The world may not need another memoir by a Dad about being a Dad, but if the genre is going to expand, this is not a bad addition.
I am a stay at home Dad. Previously I was a nanny for my nieces for 5 year until they started school. I am not particularly a fan of ‘Dumb Dad’ jokes or sitcoms or books or other media that highlight idiots with male genitalia that happen to have fathered children. I am also not a particular fan of ‘super-Dad’ books.
Either side is about a stereotype and not a real person. Real parents love their kids, make mistakes, want to do better, still screw up but are not complete idiots.
Jim Gaffigan’s Dad is Fat borders on the ‘dumb Dad’ genre, but Gaffigan is a real Dad. You can tell he knows what he is talking about despite the fact that he makes fun of himself (although it was more about the jokes than the cohesive narrative.) Michael Lewis (Moneyball, the Big Short, etc) also wrote a memoir I read in the last year that I didn’t enjoy as much. Lewis also made fun of himself but highlighted incompetence and his ‘dumb guy’ credentials a bit too much.
Drew Magary is writing from the same basic background. Like Lewis he is a writer and sports enthusiast. Like Gaffigan he prefers watching sports to playing them. Magary is not writing a first time parenting book here, he and his wife have three children, although the end of the book is bringing the third home.
There is a lot of standard material here, parenting is hard, a Dad’s life is not really his own. You are not a bad Dad because you want to get out of the house. Kids are both amazing and maddening. Our own anger at the little tiny humans that we have complete power over is both shocking and humbling. But the standard material is told well, with lots of humor and humility.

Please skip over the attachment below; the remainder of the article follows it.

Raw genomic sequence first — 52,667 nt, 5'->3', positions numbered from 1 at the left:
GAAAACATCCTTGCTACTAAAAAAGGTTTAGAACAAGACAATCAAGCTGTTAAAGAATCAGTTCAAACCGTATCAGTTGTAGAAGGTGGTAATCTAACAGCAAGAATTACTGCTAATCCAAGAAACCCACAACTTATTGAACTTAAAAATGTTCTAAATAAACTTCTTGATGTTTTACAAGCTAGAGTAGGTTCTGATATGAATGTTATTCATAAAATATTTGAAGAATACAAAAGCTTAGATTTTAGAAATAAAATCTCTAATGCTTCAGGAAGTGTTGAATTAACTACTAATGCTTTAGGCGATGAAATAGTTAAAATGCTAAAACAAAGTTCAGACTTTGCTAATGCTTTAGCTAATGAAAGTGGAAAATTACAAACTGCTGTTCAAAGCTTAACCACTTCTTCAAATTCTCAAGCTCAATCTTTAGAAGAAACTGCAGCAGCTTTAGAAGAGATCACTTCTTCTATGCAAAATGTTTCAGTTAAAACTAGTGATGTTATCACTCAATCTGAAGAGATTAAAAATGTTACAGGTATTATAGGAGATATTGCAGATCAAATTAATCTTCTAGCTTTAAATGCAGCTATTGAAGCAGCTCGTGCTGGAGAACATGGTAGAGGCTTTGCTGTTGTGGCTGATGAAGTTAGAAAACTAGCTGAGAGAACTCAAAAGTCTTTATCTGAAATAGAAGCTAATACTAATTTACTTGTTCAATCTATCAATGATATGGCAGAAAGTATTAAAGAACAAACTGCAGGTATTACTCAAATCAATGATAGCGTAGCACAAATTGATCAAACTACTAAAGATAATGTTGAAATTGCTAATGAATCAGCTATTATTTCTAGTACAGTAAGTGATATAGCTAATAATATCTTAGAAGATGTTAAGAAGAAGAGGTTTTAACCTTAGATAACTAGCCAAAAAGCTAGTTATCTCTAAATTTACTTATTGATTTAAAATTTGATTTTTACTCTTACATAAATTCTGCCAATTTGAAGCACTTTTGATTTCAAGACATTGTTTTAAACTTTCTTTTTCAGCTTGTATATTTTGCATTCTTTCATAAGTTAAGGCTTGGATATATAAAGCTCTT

But it is not all humor. The opening and closing of the book is about the birth and early life of his third child. He was premature and had some biological issues that required a long stay in the ICU and a major surgery to repair his bowels when he was 9 days old. (This is not dissimilar from Carolyn Weber’s birth sections in Holy is the Day, although this is not at all a Christian look at parenting.)
The seriousness of that part of being a parent, of not being able to control all that happens to your children and not being able to protect them from everything gave more weight to the story than either Lewis or Gaffigan’s books. Magary seems more open about his own emotional life than the other two, there are a lot of descriptions of him crying in the book. But the crying is a the appropriate times.
The title of the book led me to believe that he would spend a bit of time talking about the problems of over protecting children. It is one of my pet peeves and I certainly tend toward the Free Range Parenting side of things. But this title was just misleading, there is some description of the over-protective parents, at least in comparison to the issues of previous generations, but it is really not explored as much as I would if I were writing a memoir of being a Dad.
As a warning, if you are offended by swearing, you might want to skip this book. There is a lot of swearing in the book.
The book isn’t long, but it was enjoyable. Magary reads it himself, which I always like with memoir. I listened to the audiobook from Scribd and continue to enjoy the subscription service.